Quiet-sitting (chŏngjwa) has been mentioned throughout the Chosŏn dynasty as a key part of the Neo-Confucian self-cultivation process. However, we see very few references to it, and what we find is mostly on the philosophical aspect and the meditation's goals in terms of li and ki. We are left without any manuals or treatises on the actual technical aspects of the meditation. Is it practiced alone or in groups? Does it require a special form of sitting or breathing? When compared with other meditation forms, whether Buddhist Sŏn or Daoist toin, there is an unusual gap in our knowledge. This study is therefore a form of detective inquiry, attempting to piece together the nitty-gritty details of quiet-sitting through its odd references in letters, poems, and memoirs. Furthermore, I argue that it is quiet-sitting's relatively low importance that allowed individuals to adapt it to their own needs, stressing its free form and borrowing techniques from other traditions as needed. This makes quiet-sitting a prime example of the porous boundaries of Korean spiritual traditions.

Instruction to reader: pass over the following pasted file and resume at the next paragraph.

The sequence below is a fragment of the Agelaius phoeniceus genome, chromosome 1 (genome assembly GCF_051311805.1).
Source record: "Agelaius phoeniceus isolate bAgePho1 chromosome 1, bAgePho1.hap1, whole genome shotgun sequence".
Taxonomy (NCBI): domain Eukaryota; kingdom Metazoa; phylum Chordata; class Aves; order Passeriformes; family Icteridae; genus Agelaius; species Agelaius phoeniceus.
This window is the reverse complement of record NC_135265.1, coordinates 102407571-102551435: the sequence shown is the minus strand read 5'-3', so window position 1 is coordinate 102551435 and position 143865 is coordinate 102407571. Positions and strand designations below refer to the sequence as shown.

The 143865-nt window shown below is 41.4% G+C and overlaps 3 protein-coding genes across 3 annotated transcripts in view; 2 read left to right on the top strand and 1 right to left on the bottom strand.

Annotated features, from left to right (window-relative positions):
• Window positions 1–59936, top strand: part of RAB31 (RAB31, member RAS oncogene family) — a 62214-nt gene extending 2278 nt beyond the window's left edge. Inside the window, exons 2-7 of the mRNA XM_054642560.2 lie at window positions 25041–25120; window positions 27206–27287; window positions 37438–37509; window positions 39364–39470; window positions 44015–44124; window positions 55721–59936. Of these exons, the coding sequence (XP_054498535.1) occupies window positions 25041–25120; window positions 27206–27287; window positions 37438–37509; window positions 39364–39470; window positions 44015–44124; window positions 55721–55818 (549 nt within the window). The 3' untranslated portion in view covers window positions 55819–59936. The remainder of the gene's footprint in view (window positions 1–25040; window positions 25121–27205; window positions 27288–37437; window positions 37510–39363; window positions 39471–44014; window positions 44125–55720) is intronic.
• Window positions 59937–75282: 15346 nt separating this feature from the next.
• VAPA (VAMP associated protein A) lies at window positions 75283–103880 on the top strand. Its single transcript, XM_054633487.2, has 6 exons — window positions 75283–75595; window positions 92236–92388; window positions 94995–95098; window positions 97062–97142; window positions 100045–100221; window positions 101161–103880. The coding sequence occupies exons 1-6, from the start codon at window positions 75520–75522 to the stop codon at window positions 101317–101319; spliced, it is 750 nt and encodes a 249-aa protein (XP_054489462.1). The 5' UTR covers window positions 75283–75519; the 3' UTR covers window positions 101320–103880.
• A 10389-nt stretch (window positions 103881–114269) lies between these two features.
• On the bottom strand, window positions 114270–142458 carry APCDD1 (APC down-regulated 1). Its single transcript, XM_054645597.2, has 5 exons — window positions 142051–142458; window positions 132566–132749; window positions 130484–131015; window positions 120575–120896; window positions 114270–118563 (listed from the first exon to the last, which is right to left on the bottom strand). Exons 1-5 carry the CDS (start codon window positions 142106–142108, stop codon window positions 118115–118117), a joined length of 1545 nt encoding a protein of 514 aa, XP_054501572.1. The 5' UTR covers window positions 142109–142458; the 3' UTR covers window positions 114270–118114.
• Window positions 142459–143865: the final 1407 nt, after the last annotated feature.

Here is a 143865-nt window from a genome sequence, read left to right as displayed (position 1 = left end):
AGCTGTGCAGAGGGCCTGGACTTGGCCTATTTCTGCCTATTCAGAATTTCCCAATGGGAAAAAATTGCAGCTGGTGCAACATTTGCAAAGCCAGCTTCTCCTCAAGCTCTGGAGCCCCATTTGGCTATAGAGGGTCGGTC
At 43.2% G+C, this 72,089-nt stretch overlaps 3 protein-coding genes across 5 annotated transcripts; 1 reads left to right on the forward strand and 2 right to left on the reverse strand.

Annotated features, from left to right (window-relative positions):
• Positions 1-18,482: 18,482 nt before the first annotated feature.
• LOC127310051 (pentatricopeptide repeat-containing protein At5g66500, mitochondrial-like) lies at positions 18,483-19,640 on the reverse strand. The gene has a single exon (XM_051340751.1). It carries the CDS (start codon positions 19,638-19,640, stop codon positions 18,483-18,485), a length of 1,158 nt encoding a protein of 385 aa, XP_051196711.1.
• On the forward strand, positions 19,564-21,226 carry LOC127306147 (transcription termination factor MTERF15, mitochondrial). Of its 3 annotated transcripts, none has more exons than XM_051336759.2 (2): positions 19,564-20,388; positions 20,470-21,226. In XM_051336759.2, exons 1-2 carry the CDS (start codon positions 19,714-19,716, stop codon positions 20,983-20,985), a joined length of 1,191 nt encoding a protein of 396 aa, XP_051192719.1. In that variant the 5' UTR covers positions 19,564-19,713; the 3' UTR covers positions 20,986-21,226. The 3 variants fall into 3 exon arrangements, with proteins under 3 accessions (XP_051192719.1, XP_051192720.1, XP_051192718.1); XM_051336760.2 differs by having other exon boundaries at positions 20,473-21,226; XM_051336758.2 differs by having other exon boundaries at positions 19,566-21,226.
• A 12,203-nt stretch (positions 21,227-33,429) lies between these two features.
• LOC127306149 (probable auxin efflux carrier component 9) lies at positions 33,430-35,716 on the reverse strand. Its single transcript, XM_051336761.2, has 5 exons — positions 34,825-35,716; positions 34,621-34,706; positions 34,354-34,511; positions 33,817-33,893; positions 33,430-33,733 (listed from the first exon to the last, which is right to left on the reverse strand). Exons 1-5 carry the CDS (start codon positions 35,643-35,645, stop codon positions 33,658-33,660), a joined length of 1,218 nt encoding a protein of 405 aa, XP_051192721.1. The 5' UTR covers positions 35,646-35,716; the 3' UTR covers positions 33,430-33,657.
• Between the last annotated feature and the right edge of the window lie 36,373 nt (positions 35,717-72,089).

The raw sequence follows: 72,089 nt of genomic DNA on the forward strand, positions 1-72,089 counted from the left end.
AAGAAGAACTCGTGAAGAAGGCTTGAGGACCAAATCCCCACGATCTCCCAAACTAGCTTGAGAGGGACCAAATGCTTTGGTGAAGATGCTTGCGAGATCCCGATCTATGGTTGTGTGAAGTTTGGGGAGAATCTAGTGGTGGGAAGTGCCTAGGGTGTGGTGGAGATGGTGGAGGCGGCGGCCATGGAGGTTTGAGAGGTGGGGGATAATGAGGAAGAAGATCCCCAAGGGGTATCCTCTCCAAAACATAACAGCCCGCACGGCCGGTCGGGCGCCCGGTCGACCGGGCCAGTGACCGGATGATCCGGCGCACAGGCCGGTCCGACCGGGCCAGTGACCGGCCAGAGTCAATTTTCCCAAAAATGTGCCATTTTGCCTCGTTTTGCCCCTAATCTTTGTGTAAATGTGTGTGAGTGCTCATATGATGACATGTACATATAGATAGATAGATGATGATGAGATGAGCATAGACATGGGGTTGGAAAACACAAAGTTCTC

Additional Information

Print ISSN
pp. 73-96
Launched on MUSE
Open Access
Back To Top

This website uses cookies to ensure you get the best experience on our website. Without cookies your experience may not be seamless.